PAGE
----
Steven Furtick is the pastor of the nearly 12,000-strong Elevation Church in Charlotte, N.C. He’s the author of the bestsellers Greater and Sun Stand Still. But lately what’s been making headlines isn’t his church or his books, it’s his house. The resulting media storm raises questions of money, integrity and transparency—as well as plenty of lessons for your church.
NBC Charlotte started the investigation, which included flying a helicopter over Furtick’s secluded home to take a peek. What they found is a $1.4 million, 16,000-square-foot home. They also raised questions about Furtick’s undisclosed salary: his own congregation doesn’t know how much they pay him, nor does the congregation have a say in the salary. It’s determined by a board of other megachurch pastors. There were more questions about Elevation’s finances, which aren’t completely disclosed to the congregation. The lack of transparency raises even more questions, but we’ll spare you the details.
First up, let’s dismiss the distractions. We’re not here to lynch Furtick or Elevation, but we’re not here to pardon them either. We want to find lessons to help other churches.
We’re also not here to pass judgment on Furtick’s house. A Christian with a giant house? Gasp. Everyone has their opinions about how high-profile Christians spend their money. That’s nothing new. But it’s not the issue we want to talk about.
3 Lessons on Money & Media:
1. Talking About Money Sucks
It’s hard to talk about money. People take it personally. They’re easily offended. You have to be so careful. Whenever your church talks about money, tread lightly. Give yourself more time to make sure the copy won’t be misconstrued. It can also help to keep avenues for conversation open. Welcome questions, concerns or complaints.
2. The Media Is Not the Enemy
The best thing Furtick did in this whole story was to defuse any tension with the media.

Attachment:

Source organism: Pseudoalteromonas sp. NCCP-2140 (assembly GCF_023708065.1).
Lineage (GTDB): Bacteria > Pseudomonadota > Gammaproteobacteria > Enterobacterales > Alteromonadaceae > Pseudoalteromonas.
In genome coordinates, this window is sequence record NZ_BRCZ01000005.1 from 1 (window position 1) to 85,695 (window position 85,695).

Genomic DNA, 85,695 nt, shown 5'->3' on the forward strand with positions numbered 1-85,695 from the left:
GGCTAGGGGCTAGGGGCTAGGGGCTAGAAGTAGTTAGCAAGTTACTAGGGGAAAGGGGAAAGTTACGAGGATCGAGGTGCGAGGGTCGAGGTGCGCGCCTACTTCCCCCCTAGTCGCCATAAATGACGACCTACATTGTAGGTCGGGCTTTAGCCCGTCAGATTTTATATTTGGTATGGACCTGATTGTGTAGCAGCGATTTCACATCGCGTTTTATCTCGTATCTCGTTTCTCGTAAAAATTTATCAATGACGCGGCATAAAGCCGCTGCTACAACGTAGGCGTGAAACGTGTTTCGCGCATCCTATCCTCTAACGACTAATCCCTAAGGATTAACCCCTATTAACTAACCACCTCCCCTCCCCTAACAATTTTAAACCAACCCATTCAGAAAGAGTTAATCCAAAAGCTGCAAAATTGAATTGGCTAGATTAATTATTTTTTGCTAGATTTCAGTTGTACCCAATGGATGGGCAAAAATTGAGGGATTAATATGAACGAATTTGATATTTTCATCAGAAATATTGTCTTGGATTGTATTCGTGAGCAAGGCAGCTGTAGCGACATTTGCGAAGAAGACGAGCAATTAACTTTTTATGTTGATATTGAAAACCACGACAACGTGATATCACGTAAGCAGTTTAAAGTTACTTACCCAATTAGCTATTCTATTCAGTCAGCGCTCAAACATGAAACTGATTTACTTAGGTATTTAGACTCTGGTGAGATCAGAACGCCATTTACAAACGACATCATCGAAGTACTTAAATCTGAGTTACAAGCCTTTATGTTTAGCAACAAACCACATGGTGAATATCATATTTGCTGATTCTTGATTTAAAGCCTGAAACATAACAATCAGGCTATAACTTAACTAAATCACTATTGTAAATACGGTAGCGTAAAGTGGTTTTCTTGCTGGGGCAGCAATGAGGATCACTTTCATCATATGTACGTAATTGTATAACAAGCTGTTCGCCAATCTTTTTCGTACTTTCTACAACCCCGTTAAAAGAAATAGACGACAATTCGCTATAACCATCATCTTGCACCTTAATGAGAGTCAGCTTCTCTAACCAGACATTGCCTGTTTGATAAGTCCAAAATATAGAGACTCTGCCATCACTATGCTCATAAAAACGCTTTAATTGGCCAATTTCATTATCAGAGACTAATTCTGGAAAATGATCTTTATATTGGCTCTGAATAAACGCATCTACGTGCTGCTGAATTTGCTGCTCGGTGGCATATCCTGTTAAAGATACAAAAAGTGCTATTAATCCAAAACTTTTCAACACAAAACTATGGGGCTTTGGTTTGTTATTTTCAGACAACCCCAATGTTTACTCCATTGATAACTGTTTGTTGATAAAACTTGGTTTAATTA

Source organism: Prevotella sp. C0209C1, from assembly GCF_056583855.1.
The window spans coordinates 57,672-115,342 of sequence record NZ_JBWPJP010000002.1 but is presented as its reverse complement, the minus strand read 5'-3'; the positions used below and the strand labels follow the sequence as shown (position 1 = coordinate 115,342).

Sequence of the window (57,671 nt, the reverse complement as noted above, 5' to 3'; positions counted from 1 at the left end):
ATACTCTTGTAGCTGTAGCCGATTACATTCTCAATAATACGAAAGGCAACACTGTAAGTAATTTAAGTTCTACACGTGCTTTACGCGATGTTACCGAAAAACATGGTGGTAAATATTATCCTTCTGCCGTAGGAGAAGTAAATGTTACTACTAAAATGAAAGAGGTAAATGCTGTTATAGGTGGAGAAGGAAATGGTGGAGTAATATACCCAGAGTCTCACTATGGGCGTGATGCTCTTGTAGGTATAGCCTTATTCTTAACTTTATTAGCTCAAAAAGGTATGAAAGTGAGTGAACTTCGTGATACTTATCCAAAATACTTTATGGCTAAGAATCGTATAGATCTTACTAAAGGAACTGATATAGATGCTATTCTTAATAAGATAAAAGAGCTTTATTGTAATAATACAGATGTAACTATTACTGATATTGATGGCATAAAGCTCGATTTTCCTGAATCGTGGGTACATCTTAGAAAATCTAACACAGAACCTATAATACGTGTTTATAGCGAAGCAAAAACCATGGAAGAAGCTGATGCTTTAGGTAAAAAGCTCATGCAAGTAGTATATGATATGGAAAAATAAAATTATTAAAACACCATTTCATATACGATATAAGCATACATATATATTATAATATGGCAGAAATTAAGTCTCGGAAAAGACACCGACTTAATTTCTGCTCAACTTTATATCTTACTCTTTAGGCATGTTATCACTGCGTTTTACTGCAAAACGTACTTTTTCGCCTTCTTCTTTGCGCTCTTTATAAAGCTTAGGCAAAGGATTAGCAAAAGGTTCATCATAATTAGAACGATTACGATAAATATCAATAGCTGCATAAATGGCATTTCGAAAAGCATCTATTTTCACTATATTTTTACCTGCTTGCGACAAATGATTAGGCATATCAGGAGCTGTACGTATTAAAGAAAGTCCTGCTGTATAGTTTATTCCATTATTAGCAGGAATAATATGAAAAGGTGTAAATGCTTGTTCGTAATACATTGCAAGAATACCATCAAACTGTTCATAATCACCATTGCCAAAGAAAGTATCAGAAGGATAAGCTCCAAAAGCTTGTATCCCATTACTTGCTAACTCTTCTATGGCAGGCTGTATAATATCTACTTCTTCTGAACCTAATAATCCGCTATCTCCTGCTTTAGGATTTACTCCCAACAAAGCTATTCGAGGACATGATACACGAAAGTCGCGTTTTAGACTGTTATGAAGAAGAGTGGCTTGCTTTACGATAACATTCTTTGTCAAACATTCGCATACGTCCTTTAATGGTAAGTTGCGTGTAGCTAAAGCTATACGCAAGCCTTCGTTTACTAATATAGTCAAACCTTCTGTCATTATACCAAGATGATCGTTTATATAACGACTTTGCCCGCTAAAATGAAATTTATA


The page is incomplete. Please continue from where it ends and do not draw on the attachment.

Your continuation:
“This is a news story and the media is not our enemy,” Furtick told his congregation, after apologizing for the controversy. “They have the right to run any story they choose to run and people have the right to have any opinion they choose to have. That’s OK.”
It’s refreshing to a see a pastor in the hot seat not lash out at the critics. It’s legitimate to ask questions like these, and it’s important for pastors and churches in similar situations not to blame it on the media. The media is going to look for a story. If things aren’t completely transparent, you’re giving them a story. Don’t pick a fight about it. Deal with it.
3. Be Transparent
Churches, more than any other organization, need to go above and beyond to prove their finances are ethical. The irregularities and apparent lack of transparency at Elevation Church simply invite questions. Maybe they have good answers to all those questions, but it’s hard to tell without total transparency.
Churches need to approach money with integrity, transparency and accountability. It’s the only way. Don’t hide numbers behind slick annual reports. Don’t expect people to trust that you have integrity, prove it with transparency and accountability. Include the footnotes that show your work. Anticipate questions and put people at ease.Photo by FunnyBiz. And no, that's not Steven's house. We don't have a helicopter.